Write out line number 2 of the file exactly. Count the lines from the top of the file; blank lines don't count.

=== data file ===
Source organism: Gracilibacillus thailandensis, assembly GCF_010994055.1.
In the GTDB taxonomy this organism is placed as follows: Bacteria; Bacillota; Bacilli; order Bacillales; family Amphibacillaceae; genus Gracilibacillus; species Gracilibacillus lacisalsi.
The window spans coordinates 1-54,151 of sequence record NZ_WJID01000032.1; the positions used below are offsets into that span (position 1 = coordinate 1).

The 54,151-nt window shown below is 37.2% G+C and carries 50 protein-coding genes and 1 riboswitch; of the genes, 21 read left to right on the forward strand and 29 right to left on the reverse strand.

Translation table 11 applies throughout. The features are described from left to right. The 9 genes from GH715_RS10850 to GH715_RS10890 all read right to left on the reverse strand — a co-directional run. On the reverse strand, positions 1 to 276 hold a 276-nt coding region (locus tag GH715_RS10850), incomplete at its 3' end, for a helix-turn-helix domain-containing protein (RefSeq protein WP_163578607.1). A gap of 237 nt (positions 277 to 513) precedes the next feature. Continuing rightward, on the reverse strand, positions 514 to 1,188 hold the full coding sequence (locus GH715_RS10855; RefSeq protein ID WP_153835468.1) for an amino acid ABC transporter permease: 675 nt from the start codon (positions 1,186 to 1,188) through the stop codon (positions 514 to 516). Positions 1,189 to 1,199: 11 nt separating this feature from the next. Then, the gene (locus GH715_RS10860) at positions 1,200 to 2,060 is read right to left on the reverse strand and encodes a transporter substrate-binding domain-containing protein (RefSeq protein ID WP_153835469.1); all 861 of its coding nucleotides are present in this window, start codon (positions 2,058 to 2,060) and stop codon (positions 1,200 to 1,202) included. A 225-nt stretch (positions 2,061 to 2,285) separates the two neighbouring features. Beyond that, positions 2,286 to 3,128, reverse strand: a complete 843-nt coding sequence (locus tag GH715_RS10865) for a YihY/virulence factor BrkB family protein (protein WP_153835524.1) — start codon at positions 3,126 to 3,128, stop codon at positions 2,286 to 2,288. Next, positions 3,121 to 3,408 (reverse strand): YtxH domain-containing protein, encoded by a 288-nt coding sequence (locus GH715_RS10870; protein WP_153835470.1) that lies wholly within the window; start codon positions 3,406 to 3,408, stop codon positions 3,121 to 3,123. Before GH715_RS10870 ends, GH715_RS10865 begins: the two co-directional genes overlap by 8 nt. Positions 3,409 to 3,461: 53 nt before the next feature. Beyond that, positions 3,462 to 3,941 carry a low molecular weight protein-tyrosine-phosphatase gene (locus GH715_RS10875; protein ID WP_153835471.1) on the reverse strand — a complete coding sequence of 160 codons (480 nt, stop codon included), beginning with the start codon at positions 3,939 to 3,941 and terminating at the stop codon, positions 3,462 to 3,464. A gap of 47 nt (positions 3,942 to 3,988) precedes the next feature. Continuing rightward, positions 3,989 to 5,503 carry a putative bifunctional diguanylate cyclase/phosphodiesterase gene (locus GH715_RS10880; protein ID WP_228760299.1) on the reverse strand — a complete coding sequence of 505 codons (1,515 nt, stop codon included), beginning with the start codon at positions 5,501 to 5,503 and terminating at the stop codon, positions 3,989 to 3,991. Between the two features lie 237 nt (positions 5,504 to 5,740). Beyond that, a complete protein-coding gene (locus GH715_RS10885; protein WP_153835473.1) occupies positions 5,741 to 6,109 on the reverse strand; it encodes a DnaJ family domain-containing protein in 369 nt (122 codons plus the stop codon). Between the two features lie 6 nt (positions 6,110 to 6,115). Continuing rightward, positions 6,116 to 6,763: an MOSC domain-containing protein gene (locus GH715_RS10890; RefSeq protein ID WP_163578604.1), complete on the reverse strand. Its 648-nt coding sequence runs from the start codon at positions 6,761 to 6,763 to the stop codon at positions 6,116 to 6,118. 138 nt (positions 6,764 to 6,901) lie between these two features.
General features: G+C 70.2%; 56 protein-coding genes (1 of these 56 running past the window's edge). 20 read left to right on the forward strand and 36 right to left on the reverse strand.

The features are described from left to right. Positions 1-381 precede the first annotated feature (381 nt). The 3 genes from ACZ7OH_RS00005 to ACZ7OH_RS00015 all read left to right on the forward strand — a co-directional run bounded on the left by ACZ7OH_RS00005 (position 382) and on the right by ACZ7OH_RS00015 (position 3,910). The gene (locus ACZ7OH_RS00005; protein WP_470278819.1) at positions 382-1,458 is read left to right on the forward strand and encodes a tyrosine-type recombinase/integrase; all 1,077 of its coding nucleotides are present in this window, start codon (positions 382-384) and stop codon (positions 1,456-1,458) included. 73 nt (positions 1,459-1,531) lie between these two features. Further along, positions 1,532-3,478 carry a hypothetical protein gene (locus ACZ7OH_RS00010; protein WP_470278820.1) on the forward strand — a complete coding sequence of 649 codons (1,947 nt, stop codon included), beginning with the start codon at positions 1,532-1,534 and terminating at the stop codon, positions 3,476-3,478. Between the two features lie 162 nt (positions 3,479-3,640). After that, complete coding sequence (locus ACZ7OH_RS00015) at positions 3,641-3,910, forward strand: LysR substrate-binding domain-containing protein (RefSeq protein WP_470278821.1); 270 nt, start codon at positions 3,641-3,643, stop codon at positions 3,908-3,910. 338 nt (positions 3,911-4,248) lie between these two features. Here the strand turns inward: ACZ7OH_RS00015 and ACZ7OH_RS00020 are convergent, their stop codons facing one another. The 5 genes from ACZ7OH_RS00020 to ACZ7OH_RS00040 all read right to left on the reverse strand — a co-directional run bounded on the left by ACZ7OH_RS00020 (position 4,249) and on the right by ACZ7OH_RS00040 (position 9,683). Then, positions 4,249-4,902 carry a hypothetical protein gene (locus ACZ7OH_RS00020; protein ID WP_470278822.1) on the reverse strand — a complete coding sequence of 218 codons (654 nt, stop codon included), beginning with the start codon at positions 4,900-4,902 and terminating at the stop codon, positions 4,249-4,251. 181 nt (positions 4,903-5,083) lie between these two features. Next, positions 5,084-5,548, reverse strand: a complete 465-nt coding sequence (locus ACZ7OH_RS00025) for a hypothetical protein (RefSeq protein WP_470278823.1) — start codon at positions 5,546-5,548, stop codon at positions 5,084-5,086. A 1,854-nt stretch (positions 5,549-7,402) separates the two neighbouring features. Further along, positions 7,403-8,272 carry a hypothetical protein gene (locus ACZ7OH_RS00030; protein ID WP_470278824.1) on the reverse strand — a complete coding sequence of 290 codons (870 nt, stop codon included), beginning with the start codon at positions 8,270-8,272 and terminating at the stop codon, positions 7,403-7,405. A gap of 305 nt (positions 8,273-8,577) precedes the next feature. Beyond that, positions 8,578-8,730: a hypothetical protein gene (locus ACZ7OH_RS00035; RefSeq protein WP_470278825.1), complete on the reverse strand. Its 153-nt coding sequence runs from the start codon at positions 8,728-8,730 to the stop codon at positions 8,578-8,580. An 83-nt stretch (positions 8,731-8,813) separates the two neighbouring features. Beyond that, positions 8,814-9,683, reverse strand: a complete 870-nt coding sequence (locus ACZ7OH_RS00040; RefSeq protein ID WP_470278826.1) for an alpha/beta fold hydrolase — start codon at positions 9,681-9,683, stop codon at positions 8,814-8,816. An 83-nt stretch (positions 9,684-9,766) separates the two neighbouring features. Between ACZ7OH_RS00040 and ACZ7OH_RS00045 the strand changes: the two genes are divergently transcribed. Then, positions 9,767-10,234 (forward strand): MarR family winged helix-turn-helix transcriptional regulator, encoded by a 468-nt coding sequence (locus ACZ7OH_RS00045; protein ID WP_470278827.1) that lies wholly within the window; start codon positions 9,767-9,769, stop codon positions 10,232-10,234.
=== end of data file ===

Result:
In the GTDB taxonomy this organism is placed as follows: Bacteria; Bacillota; Bacilli; order Bacillales; family Amphibacillaceae; genus Gracilibacillus; species Gracilibacillus lacisalsi.